5 Ways NOT to Communicate with Donors

marketing-man-person-communicationWe are humbled by the work that nonprofits are doing, and the time, money and heart they put into their missions to make their communities and the world a better place to live. The work being done is valuable, but the nonprofit sector continues to experience declines in giving, according to the FEP and Growth in Giving Database.

Here’s the tough news:

  • Giving declined in December 2018 – the time of the year when most charities rely on more donations.
  • Giving was down between four and six percent in December 2018 as compared to December 2017.
  • The number of donors is also down, according to FEP and the Growth in Giving Database, which found that the number of donors declined 4.5 percent during 2018.
  • Donors, according to FEP, are split into three categories: general (less than $250), mid-level (between $250 and $999), major (at least $1,000). Major gift donors are the only group to increase, while general donors are disappearing. In fact, the number of general donors is down 4.4 percent and mid-level donors are down four percent, according to FEP.
  • New donors are down 7.3 percent, new retained donors are down 14.9 percent, and the number of lapsed donors who were recaptured dropped 1.6 percent.

But, here’s the good news: You can make changes to the way you communicate with your donors, which can help you defy the current statistics and increase donor retention and donation amounts.

Here is our list of donor communication tactics that we DON’T recommend:

  1. Don’t only ask once and then never reach out again. Keep communicating with your donors, even when you’re not asking them for money. Keep them updated about the status of campaigns and projects, let them know when you have an event coming up, ask if they’ll volunteer their time, and thank them for past contributions.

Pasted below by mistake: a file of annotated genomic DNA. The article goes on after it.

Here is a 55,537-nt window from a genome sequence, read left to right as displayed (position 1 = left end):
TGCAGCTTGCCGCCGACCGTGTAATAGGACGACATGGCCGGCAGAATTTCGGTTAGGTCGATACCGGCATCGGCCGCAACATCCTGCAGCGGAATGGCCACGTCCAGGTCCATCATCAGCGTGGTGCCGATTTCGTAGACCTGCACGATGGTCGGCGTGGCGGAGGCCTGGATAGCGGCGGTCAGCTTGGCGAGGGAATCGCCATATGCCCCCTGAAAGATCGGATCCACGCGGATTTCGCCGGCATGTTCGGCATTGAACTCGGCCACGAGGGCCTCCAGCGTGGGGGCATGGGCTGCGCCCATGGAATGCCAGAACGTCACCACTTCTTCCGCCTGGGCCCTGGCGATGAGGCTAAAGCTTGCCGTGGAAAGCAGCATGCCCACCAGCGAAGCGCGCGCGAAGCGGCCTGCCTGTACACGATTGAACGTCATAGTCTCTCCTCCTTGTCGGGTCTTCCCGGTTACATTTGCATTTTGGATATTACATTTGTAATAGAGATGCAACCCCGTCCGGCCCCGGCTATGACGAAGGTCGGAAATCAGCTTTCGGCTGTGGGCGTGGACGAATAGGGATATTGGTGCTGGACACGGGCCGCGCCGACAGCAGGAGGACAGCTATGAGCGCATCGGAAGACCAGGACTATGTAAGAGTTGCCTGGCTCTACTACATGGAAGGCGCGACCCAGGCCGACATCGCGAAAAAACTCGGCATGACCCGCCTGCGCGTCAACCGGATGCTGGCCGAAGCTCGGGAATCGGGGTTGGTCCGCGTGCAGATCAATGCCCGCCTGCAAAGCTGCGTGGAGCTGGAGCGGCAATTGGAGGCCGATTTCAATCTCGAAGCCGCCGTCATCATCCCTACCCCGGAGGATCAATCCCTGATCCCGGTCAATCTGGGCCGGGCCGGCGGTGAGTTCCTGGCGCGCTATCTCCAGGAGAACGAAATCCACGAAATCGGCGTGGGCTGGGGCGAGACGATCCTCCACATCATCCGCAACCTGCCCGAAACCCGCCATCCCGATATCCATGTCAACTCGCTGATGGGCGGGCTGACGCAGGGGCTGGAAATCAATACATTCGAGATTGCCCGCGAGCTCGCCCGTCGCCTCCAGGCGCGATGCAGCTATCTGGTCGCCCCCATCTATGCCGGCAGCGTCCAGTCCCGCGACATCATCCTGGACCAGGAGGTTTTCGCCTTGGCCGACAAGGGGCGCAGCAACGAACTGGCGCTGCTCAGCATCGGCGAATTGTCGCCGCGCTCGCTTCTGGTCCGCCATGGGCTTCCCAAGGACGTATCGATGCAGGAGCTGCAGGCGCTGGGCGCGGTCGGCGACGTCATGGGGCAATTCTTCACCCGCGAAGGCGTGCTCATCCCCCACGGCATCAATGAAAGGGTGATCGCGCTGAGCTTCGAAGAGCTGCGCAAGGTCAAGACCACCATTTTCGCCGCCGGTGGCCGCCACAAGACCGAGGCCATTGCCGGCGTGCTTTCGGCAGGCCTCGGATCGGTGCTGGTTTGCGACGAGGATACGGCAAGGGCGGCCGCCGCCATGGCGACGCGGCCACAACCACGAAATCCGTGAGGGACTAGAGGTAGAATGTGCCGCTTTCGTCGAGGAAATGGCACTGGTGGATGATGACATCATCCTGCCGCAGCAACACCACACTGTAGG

2. Don’t make it about you. Their donations are about them and their contribution to your mission, so it’s important to make your donor feel like part of your team and let them know how their donation helped and how it was used.
  3. Don’t generalize your communications. Not every donor should be communicated with in the same way, so it’s important to segment your donors and communicate with them accordingly. Major gift donors should receive a different message than new donors. Donors who always turn down your annual golf outing shouldn’t be invited to your, well, golf outing.
  4. Don’t only ask for money. Ask for volunteers, send out updates about fundraisers and projects your team is working on, let your constituents know when you’re planning an event, keep them apprised of changes and news within your nonprofit. Doing this will help your donors feel like team members rather than cash cows.
  5. Don’t only use one channel. Social media, email, texts, calls, direct mail – all of these channels are at your disposal, and you should be utilizing them all! Different donors will respond to different modes of communication, so it’s important to segment your donors and figure out which method will work best for your individual donor groups.

The numbers may look daunting, but how you communicate with your donors can greatly increase the success of your nonprofits fundraising efforts.